MASON v. MASON

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Supreme Court, Appellate Division, Third Department, New York.

David J. MASON, Individually and as Executor of the Estate of Sam Mason, Also Known as Solomon Moskowitz or Sam Moskowitz, Deceased, Appellant, v. Bettie Einzig MASON, Also Known as Bettie C. Mason, Respondent.

Decided: April 24, 1997

Before MIKOLL, J.P., and MERCURE, CREW, YESAWICH and PETERS, JJ. Baum & Shawn (Richard S. Baum, of counsel), Monticello, for appellant. Goldstein & Stoloff (Gary D. Silver, of counsel), Monticello, for respondent.

Appeals (1) from an order of the Supreme Court (Torraca, J.), entered March 15, 1996 in Sullivan County, which denied plaintiff's motion for summary judgment, and (2) from an order of said court, entered June 11, 1996 in Sullivan County, which granted defendant's motion for summary judgment dismissing the complaint.

Decedent, Sam Mason, was hospitalized on September 6, 1993 for treatment of a terminal illness and died two days later.   On September 7, 1993 defendant, the widow of decedent, withdrew the balance ($28,557.46) of a money market savings account held in the names of decedent and defendant as joint tenants with right of survivorship.   The estate was otherwise without assets.

Subsequently, plaintiff, the brother of decedent and executor of decedent's estate as well as the residuary testamentary beneficiary, commenced this action to recover moneys for administrative and funeral expenses which he allegedly incurred on behalf of the estate and for a $375 debt of the estate.   Plaintiff next moved for summary judgment against defendant.   Supreme Court denied the motion, noting plaintiff's failure to establish any legal basis for defendant's liability for the debt claimed.

Thereafter, defendant moved for summary judgment based on the papers she had submitted in answer to plaintiff's earlier motion for summary judgment.   Plaintiff opposed her motion based on the papers which he had submitted on his earlier motion and also requested clarification of the earlier order denying his motion for summary judgment.   Supreme Court granted defendant summary judgment dismissing the complaint.   The court found that plaintiff had added nothing to the proof submitted on the earlier motion and had failed to establish any grounds for liability on the part of defendant.   Plaintiff appeals from both orders.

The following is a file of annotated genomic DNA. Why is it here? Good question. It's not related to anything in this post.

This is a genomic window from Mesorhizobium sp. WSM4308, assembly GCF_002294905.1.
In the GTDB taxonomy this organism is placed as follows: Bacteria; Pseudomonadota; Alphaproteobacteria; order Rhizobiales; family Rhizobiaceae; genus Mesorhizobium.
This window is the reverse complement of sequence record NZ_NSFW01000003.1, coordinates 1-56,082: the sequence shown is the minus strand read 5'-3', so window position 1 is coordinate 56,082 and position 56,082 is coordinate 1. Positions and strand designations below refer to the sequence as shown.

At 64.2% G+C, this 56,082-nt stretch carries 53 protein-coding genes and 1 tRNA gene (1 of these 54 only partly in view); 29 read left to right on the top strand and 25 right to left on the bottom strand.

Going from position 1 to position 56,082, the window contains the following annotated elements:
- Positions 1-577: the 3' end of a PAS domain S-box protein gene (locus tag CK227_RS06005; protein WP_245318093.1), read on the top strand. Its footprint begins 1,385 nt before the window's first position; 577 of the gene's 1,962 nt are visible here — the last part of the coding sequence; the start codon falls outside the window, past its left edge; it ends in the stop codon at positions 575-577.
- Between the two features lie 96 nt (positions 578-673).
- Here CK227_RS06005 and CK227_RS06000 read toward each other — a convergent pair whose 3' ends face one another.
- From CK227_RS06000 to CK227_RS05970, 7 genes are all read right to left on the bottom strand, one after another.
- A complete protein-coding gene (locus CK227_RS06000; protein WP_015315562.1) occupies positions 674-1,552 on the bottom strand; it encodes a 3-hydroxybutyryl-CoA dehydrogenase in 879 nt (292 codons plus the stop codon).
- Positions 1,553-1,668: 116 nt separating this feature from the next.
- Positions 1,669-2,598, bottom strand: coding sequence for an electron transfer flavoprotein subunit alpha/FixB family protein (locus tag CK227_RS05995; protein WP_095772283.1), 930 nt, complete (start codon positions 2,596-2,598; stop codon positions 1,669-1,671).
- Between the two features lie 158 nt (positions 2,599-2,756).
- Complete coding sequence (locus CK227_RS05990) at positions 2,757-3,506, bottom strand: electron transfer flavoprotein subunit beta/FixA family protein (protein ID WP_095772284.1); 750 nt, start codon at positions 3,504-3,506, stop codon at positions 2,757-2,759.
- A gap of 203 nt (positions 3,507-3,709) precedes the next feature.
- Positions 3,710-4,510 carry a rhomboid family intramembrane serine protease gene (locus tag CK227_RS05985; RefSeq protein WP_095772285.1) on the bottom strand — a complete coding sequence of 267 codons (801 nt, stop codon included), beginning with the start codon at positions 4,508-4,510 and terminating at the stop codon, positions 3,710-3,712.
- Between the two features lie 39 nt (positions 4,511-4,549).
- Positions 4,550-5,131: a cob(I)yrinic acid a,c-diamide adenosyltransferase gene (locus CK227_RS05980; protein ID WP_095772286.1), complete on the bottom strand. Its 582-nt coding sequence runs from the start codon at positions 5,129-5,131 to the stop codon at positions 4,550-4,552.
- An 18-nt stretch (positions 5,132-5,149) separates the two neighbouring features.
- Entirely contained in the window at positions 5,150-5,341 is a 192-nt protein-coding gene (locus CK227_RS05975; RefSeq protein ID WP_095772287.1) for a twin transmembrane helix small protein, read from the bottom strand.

Plaintiff's contention, that EPTL 1-2.4, 12-1.2(a) and 13-1.3(a) require that defendant pay the claims asserted because the assets of the estate are insufficient to do so due to defendant's withdrawal of the money from the joint marital bank account, is without merit.   Plaintiff has not met his burden of showing his entitlement to judgment as a matter of law (see, Alvarez v. Prospect Hosp., 68 N.Y.2d 320, 324, 508 N.Y.S.2d 923, 501 N.E.2d 572;  Zuckerman v. City of New York, 49 N.Y.2d 557, 562, 427 N.Y.S.2d 595, 404 N.E.2d 718).   His claim that defendant's withdrawal from the joint savings account on September 7, 1993 was a “disposition” under EPTL 1-2.4 is incorrect.   A disposition is defined as “a transfer of property by a person during his [or her] lifetime or by will” (EPTL 1-2.4).   Here the transfer was made by defendant, not decedent, and thus the withdrawal was not a disposition within the meaning of EPTL 1-2.4.

 Based on the fact that defendant did not receive a disposition, as a surviving spouse, of estate assets pursuant to the action in which plaintiff was seeking to hold her liable by reason of abatement, she met her burden of proving that she was entitled to judgment as a matter of law (see, Alvarez v. Prospect Hosp., supra, at 324, 508 N.Y.S.2d 923, 501 N.E.2d 572;  Zuckerman v. City of New York, supra, at 562, 427 N.Y.S.2d 595, 404 N.E.2d 718;  see also, CPLR 3212[b] ).  Plaintiff, however, resting on the same papers which he had submitted in furtherance of his own motion for summary judgment, failed to raise a triable issue of fact with regard to any of the alleged debts (see, id.).   Accordingly, it is submitted that Supreme Court's grant of summary judgment in favor of defendant and dismissal of the complaint against her was appropriate.

 Plaintiff's argument, that the grant of defendant's motion for summary judgment nullifies EPTL 1-2.4, 12-1.2(a) and 13-1.3(a) and encourages all debtors to act as defendant did, is not persuasive as defendant met her burden of proving that she was entitled to judgment as a matter of law (see, id.).   Finally, plaintiff's argument, raised for the first time on appeal, that defendant's withdrawal of the balance was a fraudulent transfer pursuant to the Debtor and Creditor Law, is not preserved for our review (see, Matter of Puff v. Jorling, 188 A.D.2d 977, 981, 592 N.Y.S.2d 107;  General Elec. Tech. Servs. Co. v. Clinton, 173 A.D.2d 86, 89, 577 N.Y.S.2d 719, lv denied 79 N.Y.2d 759, 584 N.Y.S.2d 447, 594 N.E.2d 941).

ORDERED that the orders are affirmed, with costs.

MIKOLL, Justice Presiding.

MERCURE, CREW, YESAWICH and PETERS, JJ., concur.

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